I’ve started and restarted this post so many times. I think it would be hard to find anyone over the age of 16 or so here in the United States that would say that they weren’t affected by the September 11th attacks. Everyone remembers where they were, and everyone has a story. You would think that someone who loves to tell stories would be able to tell theirs. But I rarely do.
I grew-up in Somerset County, about 20 minutes from where Flight 93 came to rest. I knew a few of the first responders and a coworker lived in the debris field. I knew a lot of the television videographers and reports that spent weeks at the media camp near the crash site. My husband was one of them. So was one of our groomsmen, the reporter who helped get us together, and more friends than I care to count.
This is where, even after all this time, I can’t find the right words to tell the story. There are things that people behind the cameras see and share with those they trust that the rest of the world will never know. It changes how we see the world and how we’re affected by events like 9/11. Men and women who do their best to carry on as professionals while witnessing so much heartbreak and fear. And still, no matter how hard I try I can’t find a way to describe what it was like without it immediately becoming raw, and the feeling that it’s not entirely my story to tell.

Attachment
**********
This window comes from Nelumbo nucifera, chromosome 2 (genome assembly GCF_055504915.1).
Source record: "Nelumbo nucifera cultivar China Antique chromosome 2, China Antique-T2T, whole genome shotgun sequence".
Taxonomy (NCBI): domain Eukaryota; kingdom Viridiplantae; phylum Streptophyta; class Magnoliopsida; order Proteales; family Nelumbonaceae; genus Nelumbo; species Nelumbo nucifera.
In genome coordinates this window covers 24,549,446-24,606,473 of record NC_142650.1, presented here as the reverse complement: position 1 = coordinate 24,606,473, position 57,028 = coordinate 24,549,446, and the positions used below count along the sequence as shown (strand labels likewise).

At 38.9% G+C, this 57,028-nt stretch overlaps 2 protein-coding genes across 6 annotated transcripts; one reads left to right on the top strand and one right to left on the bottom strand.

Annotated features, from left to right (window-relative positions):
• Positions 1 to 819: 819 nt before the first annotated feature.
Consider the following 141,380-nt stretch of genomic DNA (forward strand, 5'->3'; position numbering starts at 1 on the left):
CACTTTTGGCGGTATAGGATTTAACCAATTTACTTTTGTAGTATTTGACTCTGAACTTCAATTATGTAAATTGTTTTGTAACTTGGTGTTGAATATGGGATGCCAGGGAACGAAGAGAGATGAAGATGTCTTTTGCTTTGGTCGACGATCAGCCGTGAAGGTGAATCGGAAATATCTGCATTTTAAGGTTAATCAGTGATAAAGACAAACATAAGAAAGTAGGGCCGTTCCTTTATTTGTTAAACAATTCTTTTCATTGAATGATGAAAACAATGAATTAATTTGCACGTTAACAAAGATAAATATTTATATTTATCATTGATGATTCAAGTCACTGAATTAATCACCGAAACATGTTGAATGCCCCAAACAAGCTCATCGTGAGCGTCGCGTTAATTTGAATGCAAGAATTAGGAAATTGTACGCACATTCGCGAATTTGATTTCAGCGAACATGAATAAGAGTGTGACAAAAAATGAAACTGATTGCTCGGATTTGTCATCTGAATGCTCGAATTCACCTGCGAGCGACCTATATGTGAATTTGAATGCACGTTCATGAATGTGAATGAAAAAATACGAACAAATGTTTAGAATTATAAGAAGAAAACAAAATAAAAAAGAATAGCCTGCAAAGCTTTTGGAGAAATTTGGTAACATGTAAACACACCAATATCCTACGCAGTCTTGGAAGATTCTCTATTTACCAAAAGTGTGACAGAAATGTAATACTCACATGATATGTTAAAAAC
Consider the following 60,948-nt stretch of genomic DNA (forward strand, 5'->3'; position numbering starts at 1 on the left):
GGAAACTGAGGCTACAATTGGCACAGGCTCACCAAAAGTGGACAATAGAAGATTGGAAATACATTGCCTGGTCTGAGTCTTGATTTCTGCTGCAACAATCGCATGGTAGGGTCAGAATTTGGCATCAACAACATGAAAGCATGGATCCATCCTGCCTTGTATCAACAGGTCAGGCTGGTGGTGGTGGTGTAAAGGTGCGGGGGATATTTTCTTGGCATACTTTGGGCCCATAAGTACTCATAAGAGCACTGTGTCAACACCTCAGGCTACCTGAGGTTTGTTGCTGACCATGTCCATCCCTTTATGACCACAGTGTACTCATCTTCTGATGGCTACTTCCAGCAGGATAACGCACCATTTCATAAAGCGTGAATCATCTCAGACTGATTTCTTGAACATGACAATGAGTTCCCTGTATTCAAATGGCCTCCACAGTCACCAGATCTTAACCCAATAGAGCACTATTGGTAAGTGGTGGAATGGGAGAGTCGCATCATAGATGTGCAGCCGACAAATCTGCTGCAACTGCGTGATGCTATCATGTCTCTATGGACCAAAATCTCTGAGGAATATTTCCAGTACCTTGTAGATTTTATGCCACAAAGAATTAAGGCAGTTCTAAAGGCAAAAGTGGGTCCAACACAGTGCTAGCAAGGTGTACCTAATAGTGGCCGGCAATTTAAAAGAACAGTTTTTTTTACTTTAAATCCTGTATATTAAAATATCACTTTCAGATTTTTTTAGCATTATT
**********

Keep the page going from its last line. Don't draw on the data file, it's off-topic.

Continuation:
I know it doesn’t compare to the pain of those who lost loved ones. Or the trauma experienced by survivors and first responders. But, it is very real. It happened and it was hard for the people who went through it and their families.
It’s still hard to talk about in many ways. That’s why, after all this time, I still can’t find the right words.